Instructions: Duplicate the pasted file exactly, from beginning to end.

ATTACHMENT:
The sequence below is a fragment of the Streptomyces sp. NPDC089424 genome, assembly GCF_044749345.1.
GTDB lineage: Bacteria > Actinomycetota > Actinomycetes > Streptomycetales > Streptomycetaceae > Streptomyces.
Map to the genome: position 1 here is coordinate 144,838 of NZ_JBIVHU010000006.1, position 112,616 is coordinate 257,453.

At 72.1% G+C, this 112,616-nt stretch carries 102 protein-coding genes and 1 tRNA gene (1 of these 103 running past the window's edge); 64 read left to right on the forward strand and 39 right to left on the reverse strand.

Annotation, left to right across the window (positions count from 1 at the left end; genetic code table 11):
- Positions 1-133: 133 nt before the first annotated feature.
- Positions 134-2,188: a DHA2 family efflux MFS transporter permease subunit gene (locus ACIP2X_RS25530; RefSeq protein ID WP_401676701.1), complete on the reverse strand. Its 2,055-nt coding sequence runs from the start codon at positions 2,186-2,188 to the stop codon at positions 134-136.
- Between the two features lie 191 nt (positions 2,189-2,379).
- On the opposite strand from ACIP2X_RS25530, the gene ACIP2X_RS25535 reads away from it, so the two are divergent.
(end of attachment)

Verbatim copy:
The sequence below is a fragment of the Streptomyces sp. NPDC089424 genome, assembly GCF_044749345.1.
GTDB lineage: Bacteria > Actinomycetota > Actinomycetes > Streptomycetales > Streptomycetaceae > Streptomyces.
Map to the genome: position 1 here is coordinate 144,838 of NZ_JBIVHU010000006.1, position 112,616 is coordinate 257,453.

At 72.1% G+C, this 112,616-nt stretch carries 102 protein-coding genes and 1 tRNA gene (1 of these 103 running past the window's edge); 64 read left to right on the forward strand and 39 right to left on the reverse strand.

Annotation, left to right across the window (positions count from 1 at the left end; genetic code table 11):
- Positions 1-133: 133 nt before the first annotated feature.
- Positions 134-2,188: a DHA2 family efflux MFS transporter permease subunit gene (locus ACIP2X_RS25530; RefSeq protein ID WP_401676701.1), complete on the reverse strand. Its 2,055-nt coding sequence runs from the start codon at positions 2,186-2,188 to the stop codon at positions 134-136.
- Between the two features lie 191 nt (positions 2,189-2,379).
- On the opposite strand from ACIP2X_RS25530, the gene ACIP2X_RS25535 reads away from it, so the two are divergent.